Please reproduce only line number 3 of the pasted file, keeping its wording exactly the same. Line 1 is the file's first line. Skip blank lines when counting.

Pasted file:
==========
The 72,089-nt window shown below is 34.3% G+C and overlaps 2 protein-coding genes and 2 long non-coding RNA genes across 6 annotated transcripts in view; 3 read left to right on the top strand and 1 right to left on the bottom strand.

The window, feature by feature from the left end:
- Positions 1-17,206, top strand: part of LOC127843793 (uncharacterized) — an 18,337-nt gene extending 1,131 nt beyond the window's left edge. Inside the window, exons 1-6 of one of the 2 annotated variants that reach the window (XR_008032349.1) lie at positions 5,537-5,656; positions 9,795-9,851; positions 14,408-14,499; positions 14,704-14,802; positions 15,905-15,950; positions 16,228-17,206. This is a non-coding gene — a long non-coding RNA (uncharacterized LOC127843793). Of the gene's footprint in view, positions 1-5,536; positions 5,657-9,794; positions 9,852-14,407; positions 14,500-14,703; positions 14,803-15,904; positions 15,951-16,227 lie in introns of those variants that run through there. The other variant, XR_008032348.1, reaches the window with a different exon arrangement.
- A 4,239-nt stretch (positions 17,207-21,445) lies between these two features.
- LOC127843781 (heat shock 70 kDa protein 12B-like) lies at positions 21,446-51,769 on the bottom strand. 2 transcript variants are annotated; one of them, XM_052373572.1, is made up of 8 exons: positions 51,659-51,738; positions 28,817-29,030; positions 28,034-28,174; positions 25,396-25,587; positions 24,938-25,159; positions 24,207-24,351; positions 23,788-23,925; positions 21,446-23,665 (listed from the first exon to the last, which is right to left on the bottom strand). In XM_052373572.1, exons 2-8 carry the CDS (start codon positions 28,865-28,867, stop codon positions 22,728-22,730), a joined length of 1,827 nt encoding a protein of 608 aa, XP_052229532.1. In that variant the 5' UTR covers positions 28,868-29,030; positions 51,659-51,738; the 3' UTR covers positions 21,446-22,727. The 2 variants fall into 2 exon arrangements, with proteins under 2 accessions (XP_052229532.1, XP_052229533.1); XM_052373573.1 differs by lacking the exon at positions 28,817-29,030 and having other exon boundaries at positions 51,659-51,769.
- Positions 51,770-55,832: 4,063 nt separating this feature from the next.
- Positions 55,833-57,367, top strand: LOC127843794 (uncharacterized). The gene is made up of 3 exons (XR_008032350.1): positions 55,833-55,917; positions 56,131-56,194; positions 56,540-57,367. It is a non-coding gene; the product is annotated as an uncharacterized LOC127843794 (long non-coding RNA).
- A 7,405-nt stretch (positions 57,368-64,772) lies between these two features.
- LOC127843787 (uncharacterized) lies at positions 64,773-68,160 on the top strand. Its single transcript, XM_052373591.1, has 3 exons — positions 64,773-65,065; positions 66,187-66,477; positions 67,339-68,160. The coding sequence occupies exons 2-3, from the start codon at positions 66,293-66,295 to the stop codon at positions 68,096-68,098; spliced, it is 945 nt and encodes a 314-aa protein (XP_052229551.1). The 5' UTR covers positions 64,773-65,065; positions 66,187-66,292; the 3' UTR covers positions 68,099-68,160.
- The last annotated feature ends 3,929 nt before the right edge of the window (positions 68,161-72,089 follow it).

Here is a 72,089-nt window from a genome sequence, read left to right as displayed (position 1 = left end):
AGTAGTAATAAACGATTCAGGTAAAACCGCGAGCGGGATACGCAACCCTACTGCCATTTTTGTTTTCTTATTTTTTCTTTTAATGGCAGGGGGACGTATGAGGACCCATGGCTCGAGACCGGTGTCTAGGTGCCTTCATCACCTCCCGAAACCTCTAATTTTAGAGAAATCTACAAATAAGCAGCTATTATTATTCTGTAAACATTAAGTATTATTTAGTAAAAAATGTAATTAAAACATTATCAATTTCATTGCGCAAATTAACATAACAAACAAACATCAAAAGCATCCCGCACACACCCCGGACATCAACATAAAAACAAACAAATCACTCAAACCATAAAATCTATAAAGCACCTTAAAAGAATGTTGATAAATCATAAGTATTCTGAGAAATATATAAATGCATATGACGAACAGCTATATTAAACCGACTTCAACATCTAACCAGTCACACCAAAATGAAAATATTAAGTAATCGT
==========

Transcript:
- Positions 1-17,206, top strand: part of LOC127843793 (uncharacterized) — an 18,337-nt gene extending 1,131 nt beyond the window's left edge. Inside the window, exons 1-6 of one of the 2 annotated variants that reach the window (XR_008032349.1) lie at positions 5,537-5,656; positions 9,795-9,851; positions 14,408-14,499; positions 14,704-14,802; positions 15,905-15,950; positions 16,228-17,206. This is a non-coding gene — a long non-coding RNA (uncharacterized LOC127843793). Of the gene's footprint in view, positions 1-5,536; positions 5,657-9,794; positions 9,852-14,407; positions 14,500-14,703; positions 14,803-15,904; positions 15,951-16,227 lie in introns of those variants that run through there. The other variant, XR_008032348.1, reaches the window with a different exon arrangement.